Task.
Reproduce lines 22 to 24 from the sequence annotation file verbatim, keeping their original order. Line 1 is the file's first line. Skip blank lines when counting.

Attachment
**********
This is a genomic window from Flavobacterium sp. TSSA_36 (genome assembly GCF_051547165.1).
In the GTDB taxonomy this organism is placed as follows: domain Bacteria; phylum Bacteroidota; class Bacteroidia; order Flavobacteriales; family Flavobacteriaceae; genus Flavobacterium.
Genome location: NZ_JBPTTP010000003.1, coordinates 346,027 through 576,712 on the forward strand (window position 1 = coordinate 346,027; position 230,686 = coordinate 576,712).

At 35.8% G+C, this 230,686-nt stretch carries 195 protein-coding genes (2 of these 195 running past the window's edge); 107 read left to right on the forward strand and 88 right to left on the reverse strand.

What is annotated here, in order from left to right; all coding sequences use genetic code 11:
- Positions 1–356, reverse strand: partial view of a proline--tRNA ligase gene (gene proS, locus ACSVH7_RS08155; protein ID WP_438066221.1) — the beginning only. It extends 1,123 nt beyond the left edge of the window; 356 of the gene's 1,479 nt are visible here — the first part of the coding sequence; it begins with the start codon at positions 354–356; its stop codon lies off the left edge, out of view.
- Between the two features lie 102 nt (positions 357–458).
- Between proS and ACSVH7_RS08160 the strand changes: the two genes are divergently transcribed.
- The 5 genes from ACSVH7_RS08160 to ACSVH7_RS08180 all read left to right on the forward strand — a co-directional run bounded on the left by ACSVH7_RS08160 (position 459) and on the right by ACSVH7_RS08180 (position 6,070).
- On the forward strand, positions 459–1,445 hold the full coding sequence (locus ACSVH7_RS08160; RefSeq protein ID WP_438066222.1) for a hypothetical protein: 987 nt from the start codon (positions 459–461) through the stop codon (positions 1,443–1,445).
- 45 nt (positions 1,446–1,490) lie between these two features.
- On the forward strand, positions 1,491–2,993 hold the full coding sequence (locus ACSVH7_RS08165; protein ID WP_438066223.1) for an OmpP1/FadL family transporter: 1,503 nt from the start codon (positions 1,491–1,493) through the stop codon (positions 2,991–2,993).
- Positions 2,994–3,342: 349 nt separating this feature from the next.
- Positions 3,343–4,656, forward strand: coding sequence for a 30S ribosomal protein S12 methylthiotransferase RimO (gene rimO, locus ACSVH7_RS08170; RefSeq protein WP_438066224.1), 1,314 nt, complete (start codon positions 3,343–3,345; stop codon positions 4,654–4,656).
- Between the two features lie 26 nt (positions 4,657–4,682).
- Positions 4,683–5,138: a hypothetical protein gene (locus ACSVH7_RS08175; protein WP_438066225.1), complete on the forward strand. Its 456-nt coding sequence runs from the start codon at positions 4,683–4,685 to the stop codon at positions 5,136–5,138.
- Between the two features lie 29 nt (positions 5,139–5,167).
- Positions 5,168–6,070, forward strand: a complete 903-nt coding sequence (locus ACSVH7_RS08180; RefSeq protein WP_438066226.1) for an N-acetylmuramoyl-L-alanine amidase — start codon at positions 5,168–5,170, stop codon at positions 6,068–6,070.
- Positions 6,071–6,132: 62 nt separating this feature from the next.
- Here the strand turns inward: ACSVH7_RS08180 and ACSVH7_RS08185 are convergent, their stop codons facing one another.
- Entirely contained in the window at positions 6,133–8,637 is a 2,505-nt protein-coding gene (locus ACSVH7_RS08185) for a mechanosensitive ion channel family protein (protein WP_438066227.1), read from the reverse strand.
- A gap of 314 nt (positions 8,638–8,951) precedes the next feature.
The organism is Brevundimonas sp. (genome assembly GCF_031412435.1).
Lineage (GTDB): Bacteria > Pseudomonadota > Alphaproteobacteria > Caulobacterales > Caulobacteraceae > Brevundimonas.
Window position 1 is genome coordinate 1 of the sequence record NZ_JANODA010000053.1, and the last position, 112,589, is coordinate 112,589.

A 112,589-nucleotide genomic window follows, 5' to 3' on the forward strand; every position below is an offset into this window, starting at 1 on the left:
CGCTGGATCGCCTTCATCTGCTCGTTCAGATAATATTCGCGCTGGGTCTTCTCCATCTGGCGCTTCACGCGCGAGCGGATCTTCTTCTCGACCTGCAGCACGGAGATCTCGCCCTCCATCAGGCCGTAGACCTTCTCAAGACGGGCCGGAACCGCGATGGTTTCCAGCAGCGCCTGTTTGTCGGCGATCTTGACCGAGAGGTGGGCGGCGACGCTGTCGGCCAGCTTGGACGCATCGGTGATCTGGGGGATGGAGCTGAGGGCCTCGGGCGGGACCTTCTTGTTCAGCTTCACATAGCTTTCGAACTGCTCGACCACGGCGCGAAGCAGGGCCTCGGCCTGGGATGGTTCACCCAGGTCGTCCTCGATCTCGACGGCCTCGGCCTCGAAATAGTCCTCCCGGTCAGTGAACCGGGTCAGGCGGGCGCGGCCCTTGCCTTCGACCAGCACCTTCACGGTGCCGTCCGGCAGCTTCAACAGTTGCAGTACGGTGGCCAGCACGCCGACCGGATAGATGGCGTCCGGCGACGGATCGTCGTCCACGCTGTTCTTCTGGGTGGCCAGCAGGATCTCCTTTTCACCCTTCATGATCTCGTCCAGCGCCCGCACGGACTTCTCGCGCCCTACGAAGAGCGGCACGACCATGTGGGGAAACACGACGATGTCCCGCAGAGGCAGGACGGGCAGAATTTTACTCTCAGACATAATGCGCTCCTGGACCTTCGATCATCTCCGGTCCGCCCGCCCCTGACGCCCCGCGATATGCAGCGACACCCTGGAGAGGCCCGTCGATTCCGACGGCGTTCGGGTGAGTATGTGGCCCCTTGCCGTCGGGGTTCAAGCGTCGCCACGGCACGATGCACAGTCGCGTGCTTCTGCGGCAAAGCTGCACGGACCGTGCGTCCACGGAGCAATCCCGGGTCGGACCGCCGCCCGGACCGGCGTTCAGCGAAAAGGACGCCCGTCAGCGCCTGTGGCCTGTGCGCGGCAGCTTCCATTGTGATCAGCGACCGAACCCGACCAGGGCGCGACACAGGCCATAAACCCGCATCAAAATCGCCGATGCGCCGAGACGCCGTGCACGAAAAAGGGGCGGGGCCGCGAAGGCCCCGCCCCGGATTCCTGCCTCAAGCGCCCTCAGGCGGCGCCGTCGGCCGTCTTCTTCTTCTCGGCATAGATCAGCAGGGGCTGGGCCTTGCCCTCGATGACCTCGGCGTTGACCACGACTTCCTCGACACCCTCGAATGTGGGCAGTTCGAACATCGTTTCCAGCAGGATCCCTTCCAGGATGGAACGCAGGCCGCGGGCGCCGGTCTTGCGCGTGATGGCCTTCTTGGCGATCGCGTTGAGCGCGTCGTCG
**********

- A gap of 314 nt (positions 8,638–8,951) precedes the next feature.
The organism is Brevundimonas sp. (genome assembly GCF_031412435.1).
Lineage (GTDB): Bacteria > Pseudomonadota > Alphaproteobacteria > Caulobacterales > Caulobacteraceae > Brevundimonas.